The asking price of 35K he is dreaming, it would take at least 10K to get it back on the road painted and everything gone over. IMPO.
    I have had Corvette, granted they are nice cars, but are a money pit to restore!!!! I learned that on a 73 I bought and nearly lost money on.

    Like 3
  3. 8banger Dave MikaMember

    And a smashed up C-3 lurking in the shadows…

    Like 0
  4. Mike

    The C3 in the background also has a bump on the front LH fender.😉

    Like 2
  5. Gaspumpchas

    Dunno bout you guys but I’m scared to death of fresh primer. Frame is scaly but solid. Would behoove the guy to get it running or at least see if it turns over. Will be interesting to see what it brings. Good luck to the new owner, you will need it.



    Like 4
  6. Dennis M

    That interior has the look of a car that has been sitting in the back corner of a body shop for a long time!

    Like 4
  7. bob

    I’ve commented before about having worked restoring these years ago and this is a frame off without a doubt. Sand blasting every thing steel is a pain and a big expensive job. The really scary part is knowing its been hit and the only way to see what the body looks like is to remove the fresh primer which is also a pain in the back side. Can’t use a DA. Plan on spraying gel coat before paint and after body work. Seller is dreaming with the price. If you have to pay a shop to do this one, whoever will be upside down by an unreasonable amount, like might be able to sell for about half what you have invested. Buyer beware.

    Like 3
    • Tim Deal

      I have rebuilt many of the corvettes over 40 years first sanding with a DA than spraying two heavy coats of polyester prime its a lot better then gel coat then long blocking etc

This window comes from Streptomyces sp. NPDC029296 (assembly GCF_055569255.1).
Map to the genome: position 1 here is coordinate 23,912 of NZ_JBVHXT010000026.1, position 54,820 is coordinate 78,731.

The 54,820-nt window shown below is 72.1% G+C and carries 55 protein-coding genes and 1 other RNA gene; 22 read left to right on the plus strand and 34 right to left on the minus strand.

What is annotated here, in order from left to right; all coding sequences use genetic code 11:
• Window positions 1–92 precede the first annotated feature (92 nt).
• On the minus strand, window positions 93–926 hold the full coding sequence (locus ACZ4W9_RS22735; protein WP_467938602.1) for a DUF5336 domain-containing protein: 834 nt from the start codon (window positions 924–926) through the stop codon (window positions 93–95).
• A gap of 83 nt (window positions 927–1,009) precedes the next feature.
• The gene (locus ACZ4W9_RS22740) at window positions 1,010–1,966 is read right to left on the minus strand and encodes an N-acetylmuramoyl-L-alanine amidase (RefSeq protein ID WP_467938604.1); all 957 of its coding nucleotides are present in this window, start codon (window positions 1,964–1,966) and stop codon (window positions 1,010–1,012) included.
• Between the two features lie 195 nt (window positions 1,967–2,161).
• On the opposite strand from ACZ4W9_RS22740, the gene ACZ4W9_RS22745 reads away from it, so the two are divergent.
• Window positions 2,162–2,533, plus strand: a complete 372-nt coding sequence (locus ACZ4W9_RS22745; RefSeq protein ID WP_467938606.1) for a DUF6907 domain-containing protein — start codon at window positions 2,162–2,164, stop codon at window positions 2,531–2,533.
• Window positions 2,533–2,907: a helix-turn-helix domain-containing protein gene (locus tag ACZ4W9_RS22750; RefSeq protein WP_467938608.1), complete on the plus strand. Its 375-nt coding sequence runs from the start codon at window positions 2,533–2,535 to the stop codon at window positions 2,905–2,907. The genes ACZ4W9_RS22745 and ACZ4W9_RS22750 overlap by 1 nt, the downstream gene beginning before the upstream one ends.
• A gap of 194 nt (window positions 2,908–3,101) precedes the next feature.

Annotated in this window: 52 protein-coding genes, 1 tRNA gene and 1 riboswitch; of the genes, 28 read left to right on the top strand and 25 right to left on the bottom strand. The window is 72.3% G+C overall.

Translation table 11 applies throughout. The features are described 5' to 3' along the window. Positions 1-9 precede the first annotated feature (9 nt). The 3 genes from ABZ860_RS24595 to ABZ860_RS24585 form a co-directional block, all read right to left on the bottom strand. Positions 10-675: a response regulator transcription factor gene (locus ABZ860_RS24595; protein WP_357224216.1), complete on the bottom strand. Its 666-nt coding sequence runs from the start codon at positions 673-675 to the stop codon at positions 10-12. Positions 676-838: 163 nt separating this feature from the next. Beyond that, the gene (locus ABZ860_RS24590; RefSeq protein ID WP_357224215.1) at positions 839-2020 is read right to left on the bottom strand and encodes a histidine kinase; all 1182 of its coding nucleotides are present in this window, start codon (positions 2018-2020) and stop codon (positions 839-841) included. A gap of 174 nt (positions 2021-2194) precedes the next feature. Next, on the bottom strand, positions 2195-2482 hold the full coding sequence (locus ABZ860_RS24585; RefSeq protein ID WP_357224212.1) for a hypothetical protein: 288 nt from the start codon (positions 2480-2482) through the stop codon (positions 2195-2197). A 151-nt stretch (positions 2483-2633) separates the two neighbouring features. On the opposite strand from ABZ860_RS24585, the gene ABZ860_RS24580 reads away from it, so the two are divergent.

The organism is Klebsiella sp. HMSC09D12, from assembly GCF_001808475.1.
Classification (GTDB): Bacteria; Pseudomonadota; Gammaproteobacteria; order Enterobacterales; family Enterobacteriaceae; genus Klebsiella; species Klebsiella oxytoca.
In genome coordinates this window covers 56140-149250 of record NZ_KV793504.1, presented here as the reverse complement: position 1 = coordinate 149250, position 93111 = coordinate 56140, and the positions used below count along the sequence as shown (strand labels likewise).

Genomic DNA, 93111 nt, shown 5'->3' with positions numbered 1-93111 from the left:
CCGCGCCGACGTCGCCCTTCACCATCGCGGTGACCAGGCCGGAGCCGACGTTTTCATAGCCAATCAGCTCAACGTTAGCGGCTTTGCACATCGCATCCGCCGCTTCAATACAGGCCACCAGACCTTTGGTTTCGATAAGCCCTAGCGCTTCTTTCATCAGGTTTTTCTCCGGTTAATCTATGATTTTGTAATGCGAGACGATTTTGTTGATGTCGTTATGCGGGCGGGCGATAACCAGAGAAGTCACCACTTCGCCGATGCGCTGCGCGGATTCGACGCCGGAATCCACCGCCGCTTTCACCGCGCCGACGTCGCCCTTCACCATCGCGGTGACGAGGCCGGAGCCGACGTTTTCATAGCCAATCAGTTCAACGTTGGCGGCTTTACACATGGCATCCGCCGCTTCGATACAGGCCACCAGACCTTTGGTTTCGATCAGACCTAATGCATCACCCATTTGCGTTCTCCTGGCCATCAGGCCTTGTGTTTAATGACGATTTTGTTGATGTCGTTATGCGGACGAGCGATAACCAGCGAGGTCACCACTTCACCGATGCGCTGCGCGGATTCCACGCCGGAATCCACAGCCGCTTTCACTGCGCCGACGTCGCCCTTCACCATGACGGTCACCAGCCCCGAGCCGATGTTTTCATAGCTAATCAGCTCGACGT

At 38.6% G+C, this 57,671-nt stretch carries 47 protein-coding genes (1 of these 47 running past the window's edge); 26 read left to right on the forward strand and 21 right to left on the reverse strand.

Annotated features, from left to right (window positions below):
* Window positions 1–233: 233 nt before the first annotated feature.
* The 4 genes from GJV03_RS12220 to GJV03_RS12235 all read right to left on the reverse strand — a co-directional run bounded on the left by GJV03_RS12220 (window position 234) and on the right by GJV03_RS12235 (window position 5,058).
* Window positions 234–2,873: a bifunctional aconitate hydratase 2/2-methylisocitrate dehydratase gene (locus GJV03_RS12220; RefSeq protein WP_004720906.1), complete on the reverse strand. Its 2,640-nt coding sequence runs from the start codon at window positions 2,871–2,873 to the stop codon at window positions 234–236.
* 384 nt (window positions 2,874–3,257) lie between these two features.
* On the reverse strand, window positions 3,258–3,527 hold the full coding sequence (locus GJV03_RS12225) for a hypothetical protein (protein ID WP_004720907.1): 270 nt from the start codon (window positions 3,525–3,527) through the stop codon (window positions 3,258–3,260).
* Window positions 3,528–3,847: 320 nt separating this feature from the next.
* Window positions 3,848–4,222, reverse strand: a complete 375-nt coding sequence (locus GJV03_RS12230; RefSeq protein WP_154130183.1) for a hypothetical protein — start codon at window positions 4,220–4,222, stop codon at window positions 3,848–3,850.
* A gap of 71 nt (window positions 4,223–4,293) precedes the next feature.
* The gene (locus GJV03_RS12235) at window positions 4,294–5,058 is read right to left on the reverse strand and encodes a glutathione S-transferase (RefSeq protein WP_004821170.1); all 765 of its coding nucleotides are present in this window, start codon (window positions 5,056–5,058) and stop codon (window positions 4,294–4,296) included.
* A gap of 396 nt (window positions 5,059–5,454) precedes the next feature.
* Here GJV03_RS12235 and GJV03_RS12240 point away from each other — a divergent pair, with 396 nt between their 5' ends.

Like 0
  8. James T Houghton

    Not @ that price for a 327 more like 5k tops

    Like 1
  9. Bob

    Big bucks to restore, having done some. This is a $23,000 car assuming the frame isn’t bent. The cost of parts and labor to do this car will approach its retail value, otherwise.

    Like 0
  10. Dave

    If you can buy a very nice driver for 65k, why would anyone pay 35k for this? it will cost way more than 30k in labor and parts to fix it up.

    Like 4
  11. Paul

    Pass! Buy a running fixed C2. You will be better for it.

    Like 0
  12. Bob

    All the above are absolutely right! The seller is dreaming @ 35K

    Like 1
  13. Santa Fe Steve

    Agree with the string of comments. I have seen nice C2 coupes for $50K – $70K. Top notch paint will go for $7K – $10K, add in new interior, brakes and a few surprises along the way. Maybe a $10K purchase because it is numbers matching.

    Like 1
  14. Mainlymuscle

    There is really no such animal as a sub $20k C2,even non runners !
    The reverse math virtually never applies to popular project cars.
    Seller is only slightly optimistic.

    Like 1
  15. stillrunners

    Just because I don’t know it all – is that the correct master cylinder – it looks later model to me….but what do I know….and what most all said….fresh primer paint…and do ya think it was red with black seats ?

    Like 0
  16. ScottMember

    Looks to be numbers matching, but for a base motor small block with few options. Provided the motor’s not stuck, there’s still a long way to go just to make it a safe driver. It’s not worth trying to make it a NCRS Top Flight with no papers unless you get it really cheap. I took a 67 in a lot better shape than this to Top Flight and spent a crap load. Get it cheap and make it a nice driver.

    Like 0
  17. tom

    get real about this ride way to much to restore they all think this is a great piece of car that is bs go find a real piece that’s worth putting time and money into bbc these cars are a dime a dozen over priced go ss chevells and ss novas better rides

    Like 0
  18. Big Drag 49

    Yes….and yes.

    Like 0
  19. Doug

    90% frame off cars your gonna be upside down or just lucky to break even IF a reputable restorer does the work-

    Like 1